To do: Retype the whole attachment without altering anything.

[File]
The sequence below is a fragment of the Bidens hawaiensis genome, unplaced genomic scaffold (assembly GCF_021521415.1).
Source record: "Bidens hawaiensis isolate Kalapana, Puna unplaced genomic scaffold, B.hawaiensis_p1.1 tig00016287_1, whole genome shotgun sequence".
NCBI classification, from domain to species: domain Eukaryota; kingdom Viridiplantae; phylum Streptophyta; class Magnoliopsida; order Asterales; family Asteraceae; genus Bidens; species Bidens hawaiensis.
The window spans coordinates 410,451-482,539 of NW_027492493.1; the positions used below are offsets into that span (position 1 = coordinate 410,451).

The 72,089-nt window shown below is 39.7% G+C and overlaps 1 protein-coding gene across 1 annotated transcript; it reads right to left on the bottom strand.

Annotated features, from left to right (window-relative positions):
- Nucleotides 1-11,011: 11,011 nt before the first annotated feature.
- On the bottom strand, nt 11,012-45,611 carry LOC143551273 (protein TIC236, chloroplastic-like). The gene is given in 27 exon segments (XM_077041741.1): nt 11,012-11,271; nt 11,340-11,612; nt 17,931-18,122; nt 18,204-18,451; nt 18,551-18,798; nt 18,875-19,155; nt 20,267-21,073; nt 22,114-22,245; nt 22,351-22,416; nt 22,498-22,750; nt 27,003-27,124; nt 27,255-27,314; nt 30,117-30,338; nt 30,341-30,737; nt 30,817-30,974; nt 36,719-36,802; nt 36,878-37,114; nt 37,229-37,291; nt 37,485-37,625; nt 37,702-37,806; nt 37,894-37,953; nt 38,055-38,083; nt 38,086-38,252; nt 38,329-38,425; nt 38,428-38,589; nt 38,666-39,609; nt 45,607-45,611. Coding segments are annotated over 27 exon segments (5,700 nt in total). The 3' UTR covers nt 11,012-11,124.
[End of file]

The sequence below is a fragment of the Bidens hawaiensis genome, unplaced genomic scaffold (assembly GCF_021521415.1).
Source record: "Bidens hawaiensis isolate Kalapana, Puna unplaced genomic scaffold, B.hawaiensis_p1.1 tig00016287_1, whole genome shotgun sequence".
NCBI classification, from domain to species: domain Eukaryota; kingdom Viridiplantae; phylum Streptophyta; class Magnoliopsida; order Asterales; family Asteraceae; genus Bidens; species Bidens hawaiensis.
The window spans coordinates 410,451-482,539 of NW_027492493.1; the positions used below are offsets into that span (position 1 = coordinate 410,451).

The 72,089-nt window shown below is 39.7% G+C and overlaps 1 protein-coding gene across 1 annotated transcript; it reads right to left on the bottom strand.

Annotated features, from left to right (window-relative positions):
- Nucleotides 1-11,011: 11,011 nt before the first annotated feature.
- On the bottom strand, nt 11,012-45,611 carry LOC143551273 (protein TIC236, chloroplastic-like). The gene is given in 27 exon segments (XM_077041741.1): nt 11,012-11,271; nt 11,340-11,612; nt 17,931-18,122; nt 18,204-18,451; nt 18,551-18,798; nt 18,875-19,155; nt 20,267-21,073; nt 22,114-22,245; nt 22,351-22,416; nt 22,498-22,750; nt 27,003-27,124; nt 27,255-27,314; nt 30,117-30,338; nt 30,341-30,737; nt 30,817-30,974; nt 36,719-36,802; nt 36,878-37,114; nt 37,229-37,291; nt 37,485-37,625; nt 37,702-37,806; nt 37,894-37,953; nt 38,055-38,083; nt 38,086-38,252; nt 38,329-38,425; nt 38,428-38,589; nt 38,666-39,609; nt 45,607-45,611. Coding segments are annotated over 27 exon segments (5,700 nt in total). The 3' UTR covers nt 11,012-11,124.